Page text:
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UK legacy schemes granted year to tackle problem of high fees

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The independent body tasked with tackling high fees levied by legacy UK defined contribution (DC) workplace pensions has told scheme providers to find their own solutions and agree remedial action by the end of next year.

Campaign group ShareAction immediately slammed the proposals as shockingly weak, and the union umbrella group TUC responded by calling for strong action from regulators and government.

The Independent Project Board (IPB) — which includes representatives of the Association of British Insurers (ABI), Financial Conduct Authority (FCA), Department for Work and Pensions (DWP) and the Pensions Regulator (TPR) — made the proposals in its final report of a review into charges and benefits in legacy DC workplace pension schemes. 

The IPB was charged with the audit of old, high-charging contract and bundled trust schemes, following the now defunct Office of Fair Trading’s (OFT) September 2013 study of the DC workplace pensions market. 

In its study, the OFT also agreed a series of measures with government and industry including singling out poor-value schemes, improving transparency and bolstering governance.

The IPB said it was writing to the provider of each scheme where savers were “potentially exposed to high charges”, recommending that they review their data, identify what action they could take to improve outcomes for savers and give this information to their relevant governance body — the new independent governance committees (IGCs) or trustees — by the end of June 2015.

“The IPB recommends that governance bodies agree remedial actions and an implementation plan with their provider by end December 2015 at the latest,” the ABI said.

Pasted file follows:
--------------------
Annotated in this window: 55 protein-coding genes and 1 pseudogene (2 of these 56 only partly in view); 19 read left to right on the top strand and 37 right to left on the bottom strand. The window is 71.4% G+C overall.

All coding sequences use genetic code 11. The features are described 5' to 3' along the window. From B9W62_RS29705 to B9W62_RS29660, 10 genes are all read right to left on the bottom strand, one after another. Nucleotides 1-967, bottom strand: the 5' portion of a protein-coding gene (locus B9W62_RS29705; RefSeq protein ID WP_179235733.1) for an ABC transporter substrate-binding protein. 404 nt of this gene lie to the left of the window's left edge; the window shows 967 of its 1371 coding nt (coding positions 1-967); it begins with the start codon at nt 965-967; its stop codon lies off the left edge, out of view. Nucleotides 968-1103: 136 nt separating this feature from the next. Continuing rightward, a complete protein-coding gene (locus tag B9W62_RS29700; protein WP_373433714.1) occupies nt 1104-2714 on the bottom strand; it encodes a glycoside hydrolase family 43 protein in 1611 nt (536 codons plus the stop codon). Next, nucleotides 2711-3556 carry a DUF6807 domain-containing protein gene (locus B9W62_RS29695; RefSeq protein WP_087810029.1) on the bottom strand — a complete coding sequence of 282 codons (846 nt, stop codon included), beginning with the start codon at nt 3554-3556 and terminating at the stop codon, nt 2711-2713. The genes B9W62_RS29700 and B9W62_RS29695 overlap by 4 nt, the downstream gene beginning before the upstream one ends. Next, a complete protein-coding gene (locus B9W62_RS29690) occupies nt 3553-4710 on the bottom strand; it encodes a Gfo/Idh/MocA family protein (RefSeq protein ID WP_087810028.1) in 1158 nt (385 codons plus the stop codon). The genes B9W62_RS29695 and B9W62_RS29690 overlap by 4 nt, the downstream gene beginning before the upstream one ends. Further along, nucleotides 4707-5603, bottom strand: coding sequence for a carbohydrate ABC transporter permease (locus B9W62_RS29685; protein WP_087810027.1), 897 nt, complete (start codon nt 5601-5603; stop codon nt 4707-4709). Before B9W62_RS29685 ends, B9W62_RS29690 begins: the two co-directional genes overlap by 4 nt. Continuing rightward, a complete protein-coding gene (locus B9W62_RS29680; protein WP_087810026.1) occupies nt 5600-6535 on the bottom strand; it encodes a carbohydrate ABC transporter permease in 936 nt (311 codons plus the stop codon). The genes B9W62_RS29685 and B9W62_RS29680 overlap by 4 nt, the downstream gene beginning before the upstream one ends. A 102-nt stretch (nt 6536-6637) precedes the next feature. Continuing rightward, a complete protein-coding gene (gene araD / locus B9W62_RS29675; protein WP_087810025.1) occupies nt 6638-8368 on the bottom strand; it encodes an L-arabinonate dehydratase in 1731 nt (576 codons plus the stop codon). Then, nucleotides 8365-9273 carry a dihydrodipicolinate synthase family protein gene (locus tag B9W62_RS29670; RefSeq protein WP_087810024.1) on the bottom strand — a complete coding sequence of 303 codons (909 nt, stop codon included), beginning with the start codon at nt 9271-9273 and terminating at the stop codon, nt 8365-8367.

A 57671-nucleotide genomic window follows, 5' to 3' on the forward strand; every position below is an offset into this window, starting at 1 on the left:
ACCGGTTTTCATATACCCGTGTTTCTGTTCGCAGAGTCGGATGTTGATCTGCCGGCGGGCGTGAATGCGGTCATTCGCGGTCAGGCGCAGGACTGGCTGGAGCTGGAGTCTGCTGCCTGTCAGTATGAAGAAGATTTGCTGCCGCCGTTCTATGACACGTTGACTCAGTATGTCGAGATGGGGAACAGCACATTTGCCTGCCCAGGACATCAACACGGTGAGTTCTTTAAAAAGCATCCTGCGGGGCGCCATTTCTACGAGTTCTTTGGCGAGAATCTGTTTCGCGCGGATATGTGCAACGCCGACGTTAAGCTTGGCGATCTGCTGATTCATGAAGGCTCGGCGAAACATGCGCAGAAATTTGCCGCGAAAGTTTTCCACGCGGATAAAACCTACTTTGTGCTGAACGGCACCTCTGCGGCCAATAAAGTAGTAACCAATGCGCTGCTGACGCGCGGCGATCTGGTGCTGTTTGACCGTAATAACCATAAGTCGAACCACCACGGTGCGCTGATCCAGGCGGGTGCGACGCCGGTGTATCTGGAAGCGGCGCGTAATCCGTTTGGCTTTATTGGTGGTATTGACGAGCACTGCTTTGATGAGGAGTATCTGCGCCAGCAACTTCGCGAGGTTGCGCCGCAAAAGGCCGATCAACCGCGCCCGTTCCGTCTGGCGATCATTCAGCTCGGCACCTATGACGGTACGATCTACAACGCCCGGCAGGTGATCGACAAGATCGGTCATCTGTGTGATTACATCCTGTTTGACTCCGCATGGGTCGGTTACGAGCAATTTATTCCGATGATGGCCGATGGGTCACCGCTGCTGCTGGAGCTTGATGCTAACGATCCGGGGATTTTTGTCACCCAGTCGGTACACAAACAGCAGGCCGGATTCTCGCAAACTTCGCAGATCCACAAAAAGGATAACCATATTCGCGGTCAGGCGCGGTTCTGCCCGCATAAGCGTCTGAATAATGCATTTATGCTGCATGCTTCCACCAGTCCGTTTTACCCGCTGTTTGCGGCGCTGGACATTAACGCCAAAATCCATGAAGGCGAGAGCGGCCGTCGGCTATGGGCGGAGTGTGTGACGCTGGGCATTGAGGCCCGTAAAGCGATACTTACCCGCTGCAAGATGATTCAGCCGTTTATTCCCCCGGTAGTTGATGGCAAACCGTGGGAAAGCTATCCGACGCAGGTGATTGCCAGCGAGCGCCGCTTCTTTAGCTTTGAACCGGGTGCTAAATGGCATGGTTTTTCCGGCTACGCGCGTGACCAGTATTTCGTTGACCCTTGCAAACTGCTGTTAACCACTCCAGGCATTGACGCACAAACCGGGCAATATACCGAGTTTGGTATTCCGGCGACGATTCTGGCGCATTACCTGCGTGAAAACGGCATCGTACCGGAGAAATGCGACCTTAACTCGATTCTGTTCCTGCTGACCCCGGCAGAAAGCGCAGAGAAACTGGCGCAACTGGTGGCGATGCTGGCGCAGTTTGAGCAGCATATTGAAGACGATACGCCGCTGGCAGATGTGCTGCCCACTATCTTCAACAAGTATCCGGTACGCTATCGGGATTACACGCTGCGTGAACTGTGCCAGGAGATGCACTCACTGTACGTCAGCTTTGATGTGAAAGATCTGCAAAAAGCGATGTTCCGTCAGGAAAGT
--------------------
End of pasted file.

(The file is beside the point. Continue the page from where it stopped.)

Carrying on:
On top of this, it said the IPB recommended the DWP and FCA jointly review the progress the industry was making with this, and report on it by the end of 2016.

Carol Sergeant, chair of the IPB, said the audit had “highlighted the importance of understanding the impact of scheme design on individual savers and has shown that there is no ‘one size fits all’ charge structure that will ensure all savers get value for money all of the time.”

The IPB said it had collected a comprehensive set of data on charges and benefits from providers. 

It found that around £900m (€1.1bn) of assets under management (AUM) in the DC schemes were “potentially exposed” to charges above 3%, although the majority — £42bn of the total £67.5bn of AUM — had charges of less than 1%.

Schemes where savers were potentially exposed to the very highest charges were more likely to have complex charge structures, the report found.

Most of the AUM with charges of more than 3% was held by savers who had pots of less than £10,000, it said, adding that more than 90% of this was held by savers that had stopped contributing.

“For such savers the impact of monthly fees can result in a very high impact of charges,” it said.

In its response to the report, ShareAction said the boards of the insurance companies — not the IGCs — should bear the responsibility to remedy the situation.

“Independent Governance Committees will only come into existence in April 2015 and their effectiveness is not yet proven,” the group said.

Catherine Howarth, chief executive of ShareAction, said: “Today’s report is shocking in terms of the scale of rip-off fees uncovered and the weakness of the action proposed in response.”

The FCA needed to show it could take decisive action to protect consumers from “the worst excesses of a financial services industry which has been ripping them off for decades,” she said.

“The government needs to set out clearly the steps pension providers need to take and what will happen to them if they fail to clean up their act,” Howarth said.

Meanwhile, TUC general secretary Frances O’Grady said it was not good enough for the industry to be given more time to put its affairs in order. 

“The worst offenders need to be named and swift measures taken to end these shocking practices,” she said.

“We need to see strong action from regulators and government to ensure that there’s no loss of public faith in the pensions system at the very time millions of people are getting their first pension savings, thanks to automatic enrolment,” O’Grady said. 

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